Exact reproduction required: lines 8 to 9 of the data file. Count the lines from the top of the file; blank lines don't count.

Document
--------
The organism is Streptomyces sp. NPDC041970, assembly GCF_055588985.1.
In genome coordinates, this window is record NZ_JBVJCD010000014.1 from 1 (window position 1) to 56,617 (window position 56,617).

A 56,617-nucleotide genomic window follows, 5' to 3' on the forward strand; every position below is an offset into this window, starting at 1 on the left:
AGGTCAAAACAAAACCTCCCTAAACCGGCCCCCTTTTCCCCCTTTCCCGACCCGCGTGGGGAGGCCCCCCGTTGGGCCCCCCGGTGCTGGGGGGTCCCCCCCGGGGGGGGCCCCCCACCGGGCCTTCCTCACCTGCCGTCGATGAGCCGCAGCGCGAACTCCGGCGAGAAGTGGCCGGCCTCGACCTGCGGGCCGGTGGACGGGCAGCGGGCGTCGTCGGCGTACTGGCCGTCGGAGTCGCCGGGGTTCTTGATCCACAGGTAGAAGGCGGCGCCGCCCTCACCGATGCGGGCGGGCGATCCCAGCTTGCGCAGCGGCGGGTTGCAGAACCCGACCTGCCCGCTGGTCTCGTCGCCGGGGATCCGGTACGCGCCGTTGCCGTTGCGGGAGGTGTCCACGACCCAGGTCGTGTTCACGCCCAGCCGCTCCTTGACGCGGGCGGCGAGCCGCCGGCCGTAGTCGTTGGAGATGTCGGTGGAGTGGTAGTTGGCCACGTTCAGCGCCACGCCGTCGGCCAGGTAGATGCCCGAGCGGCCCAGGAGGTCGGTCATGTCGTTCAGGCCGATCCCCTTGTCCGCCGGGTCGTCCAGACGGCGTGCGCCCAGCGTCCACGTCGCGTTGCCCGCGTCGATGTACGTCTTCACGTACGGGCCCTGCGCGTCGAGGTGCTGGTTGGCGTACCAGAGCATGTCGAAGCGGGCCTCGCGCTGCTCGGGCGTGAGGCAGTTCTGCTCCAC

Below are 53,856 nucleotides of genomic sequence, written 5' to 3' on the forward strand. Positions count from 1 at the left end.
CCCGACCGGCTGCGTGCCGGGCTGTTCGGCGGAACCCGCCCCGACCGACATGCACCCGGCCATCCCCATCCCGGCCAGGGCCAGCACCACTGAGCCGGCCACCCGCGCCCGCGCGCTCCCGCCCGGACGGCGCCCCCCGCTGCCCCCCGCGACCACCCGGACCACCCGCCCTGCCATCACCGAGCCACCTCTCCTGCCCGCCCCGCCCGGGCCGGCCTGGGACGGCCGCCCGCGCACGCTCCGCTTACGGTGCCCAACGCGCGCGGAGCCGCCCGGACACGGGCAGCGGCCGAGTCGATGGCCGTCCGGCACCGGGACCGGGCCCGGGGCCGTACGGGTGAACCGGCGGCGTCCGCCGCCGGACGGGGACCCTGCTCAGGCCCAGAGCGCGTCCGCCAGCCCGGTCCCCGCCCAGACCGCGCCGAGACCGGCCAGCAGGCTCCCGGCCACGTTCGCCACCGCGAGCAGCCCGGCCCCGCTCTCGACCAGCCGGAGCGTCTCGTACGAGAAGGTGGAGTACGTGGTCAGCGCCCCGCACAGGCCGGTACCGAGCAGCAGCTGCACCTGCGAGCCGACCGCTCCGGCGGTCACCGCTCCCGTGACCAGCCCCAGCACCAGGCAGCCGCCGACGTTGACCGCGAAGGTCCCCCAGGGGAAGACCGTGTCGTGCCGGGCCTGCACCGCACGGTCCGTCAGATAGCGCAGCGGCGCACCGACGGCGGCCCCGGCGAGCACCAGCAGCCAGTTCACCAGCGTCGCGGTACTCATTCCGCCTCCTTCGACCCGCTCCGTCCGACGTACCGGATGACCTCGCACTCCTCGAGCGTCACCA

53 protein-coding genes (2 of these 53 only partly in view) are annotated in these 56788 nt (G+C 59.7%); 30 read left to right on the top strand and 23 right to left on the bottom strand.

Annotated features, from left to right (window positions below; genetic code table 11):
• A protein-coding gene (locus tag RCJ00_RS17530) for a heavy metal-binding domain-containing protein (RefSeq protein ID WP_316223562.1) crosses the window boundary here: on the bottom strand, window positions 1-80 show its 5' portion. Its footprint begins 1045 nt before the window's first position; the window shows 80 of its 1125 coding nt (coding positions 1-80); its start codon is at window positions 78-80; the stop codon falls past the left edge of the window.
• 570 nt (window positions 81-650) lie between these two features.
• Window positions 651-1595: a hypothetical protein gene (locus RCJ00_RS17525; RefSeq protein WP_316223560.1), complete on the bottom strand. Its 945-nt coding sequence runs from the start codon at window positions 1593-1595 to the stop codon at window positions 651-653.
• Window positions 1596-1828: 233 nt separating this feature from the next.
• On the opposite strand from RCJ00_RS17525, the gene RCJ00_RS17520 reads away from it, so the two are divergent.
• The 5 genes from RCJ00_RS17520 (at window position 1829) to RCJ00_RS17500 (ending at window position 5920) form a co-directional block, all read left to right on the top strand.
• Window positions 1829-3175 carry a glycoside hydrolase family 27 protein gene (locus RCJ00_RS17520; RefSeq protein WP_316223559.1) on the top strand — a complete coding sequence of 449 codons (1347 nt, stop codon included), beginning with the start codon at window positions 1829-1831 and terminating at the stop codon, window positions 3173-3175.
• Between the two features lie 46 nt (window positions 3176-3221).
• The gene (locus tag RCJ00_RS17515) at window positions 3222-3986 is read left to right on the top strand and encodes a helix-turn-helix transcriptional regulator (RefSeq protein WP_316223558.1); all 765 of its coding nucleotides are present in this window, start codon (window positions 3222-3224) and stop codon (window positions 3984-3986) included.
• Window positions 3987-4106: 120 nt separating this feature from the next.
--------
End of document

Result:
Annotated features, from left to right (window positions below; genetic code table 11):
• A protein-coding gene (locus tag RCJ00_RS17530) for a heavy metal-binding domain-containing protein (RefSeq protein ID WP_316223562.1) crosses the window boundary here: on the bottom strand, window positions 1-80 show its 5' portion. Its footprint begins 1045 nt before the window's first position; the window shows 80 of its 1125 coding nt (coding positions 1-80); its start codon is at window positions 78-80; the stop codon falls past the left edge of the window.